Most travellers enjoy the sun and the heat on their gap years – and they should – but too much sun and heat do have health risks that need to be carefully managed. It is important that all travellers understand the risks of being in the sun, hydrate well, stay cool and take the right sun care precautions before the sun and the heat have a negative impact on their health.
There is nothing wrong with enjoying hot, tropical envioronments when you travel, or getting out there and enjoying the sun. In fact it is a good, healthy thing to do, both physically and mentally. But travellers should also be aware of and negate the potential risks of being out in the sun and the heat too.
Hot, sunny and tropical climates may expose travellers to a rapid change in temperature and/or humidity which can have an adverse effect on their health. Heat disorders may be minor such as rashes (prickly heat), fainting, swelling of hands, feet or legs and muscles cramps. Major disorders include heat exhaustion, heat stroke and dehydration and low sodium in the blood as a result of over exertion or exercise.
When you are travelling it is so easy to forget about the strength of the sun, or to become dehydrated because you are running around having the time of your life. I’m a qualified nurse and an experienced traveller, and it has even happened to me!
I got a hell of a sunburn and was hit by heat exhaustion pretty badly in Aruba because I just completely underestimated the strength of the sun there and forgot to wear a hat during a bike tour of the island. Plus thinking I was 20 years younger and cycling around the island without drinking enough water often enough didn’t help either!
And the worst sunburn I ever had I got when snorkelling in Thailand, when the suncream I applied wasn’t as waterproof as I assumed (and yes, okay I lost track of time in the water too!) But that led to a few agonising days of doing nothing and having to let my back heal! (Thank God for aloe vera!)
My point is, it is so easy to underestimate the sun and the climate when you are travelling and this can happen to anyone!
Why Should You Be Concerned About The Sun And The Heat?
It should be obvious really but just in case it isn’t, exposure to the sun can damage unprotected skin, which can be healed in the short term but can increase risk of various diseases including cancer later in life, and high temperatures can result in loss of fluids and dehydration which can have a negative impact on your health in the long term, and if severe, may contribute to heat exhaustion and/or heatstroke. Heat exhaustion and heatstroke are related conditions that can have serious negative health effects if not treated promptly.
Sunburn is basically damaged skin after ultraviolet (UV) ray exposure.
When the skin is exposed to the sun and UV rays without any protection, it can get damaged. When the UV exposure is heavy your skin will go red and tender, and with continued exposure will burn and your skin cells will become damaged. You are essentially cooking yourself.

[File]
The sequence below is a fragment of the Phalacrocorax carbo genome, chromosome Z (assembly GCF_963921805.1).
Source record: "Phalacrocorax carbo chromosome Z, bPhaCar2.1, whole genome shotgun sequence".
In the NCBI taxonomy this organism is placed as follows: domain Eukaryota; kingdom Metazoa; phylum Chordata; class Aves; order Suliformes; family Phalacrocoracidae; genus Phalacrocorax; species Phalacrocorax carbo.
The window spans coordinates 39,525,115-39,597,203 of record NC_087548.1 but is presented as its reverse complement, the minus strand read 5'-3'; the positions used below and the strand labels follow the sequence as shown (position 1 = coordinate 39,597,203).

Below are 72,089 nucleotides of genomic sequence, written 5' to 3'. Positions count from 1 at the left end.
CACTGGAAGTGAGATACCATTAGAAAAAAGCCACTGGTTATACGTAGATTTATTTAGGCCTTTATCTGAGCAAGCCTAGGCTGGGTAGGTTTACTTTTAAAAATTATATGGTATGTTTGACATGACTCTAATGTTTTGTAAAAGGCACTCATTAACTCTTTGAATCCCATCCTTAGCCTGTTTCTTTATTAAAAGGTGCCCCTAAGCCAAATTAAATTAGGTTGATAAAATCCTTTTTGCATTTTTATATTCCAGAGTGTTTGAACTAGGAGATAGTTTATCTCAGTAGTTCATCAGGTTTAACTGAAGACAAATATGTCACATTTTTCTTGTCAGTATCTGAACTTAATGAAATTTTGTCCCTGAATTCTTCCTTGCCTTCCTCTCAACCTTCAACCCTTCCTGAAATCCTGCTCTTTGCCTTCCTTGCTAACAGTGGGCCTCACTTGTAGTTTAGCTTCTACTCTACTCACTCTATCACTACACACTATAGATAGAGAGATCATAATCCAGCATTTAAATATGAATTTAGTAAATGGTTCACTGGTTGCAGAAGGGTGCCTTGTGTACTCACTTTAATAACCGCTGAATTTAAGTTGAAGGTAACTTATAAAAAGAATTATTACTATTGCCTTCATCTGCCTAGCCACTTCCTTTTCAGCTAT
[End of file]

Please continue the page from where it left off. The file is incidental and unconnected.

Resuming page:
Because this damage destroys a lot of the elastic and collagen tissue in the skin, it will lead to premature aging, heavier wrinkles when you are older, and fine and coarse wrinkles. More importantly it can also decrease the skins immune functions which can lead to pre cancerous skin lesions (such as actinic keratosis) and cancerous lesions (such as basal cell carcinoma, squamous cell carcinoma and melanoma).
Heat Exhaustion And Heatstroke.
Although these conditions are similar they are two very different things. Heat exhaustion is usually temporary and you can recover from it quite quickly. When it becomes heatstroke, it is potentially very serious, can even be fatal and should be treated as a medical emergency.
Heat exhaustion usually happens when you have spent too long in the sun, especially in tropical weather or during a heatwave, and can often happen alongside getting a sunburn. The signs of heat exhaustion include some or all of the following symptoms:
- Confusion or disorientation.
- Excessive thirst.
- Excessive sweating.
- Muscle cramps from dehydration.
- Loss of appetite, sometimes nausea.
- High temperature (38C or above).
- Raised pulse (resting heart rate of above 100bpm).
These are all signs of heat exhaustion, although not all of them may present themselves depending on the individual, the strength of the sun and temperature and the level of exhaustion.
If you or anyone you are travelling with experiences any of these symptoms then you should cool yourself down, stay out of the sun and in the shade or an air con room if possible and re hydrate as much as possible. If you do this then you will feel pretty awful for a few hours, or possibly until you have had a good sleep, but you should recover relatively quickly.
If heat exhaustion isn’t dealt with however and is allowed to persist without intervention, or the exposure to sun and heat is extreme, then you can get heatstroke, which is considered a medical emergency and obviously much more serious than heat exhaustion.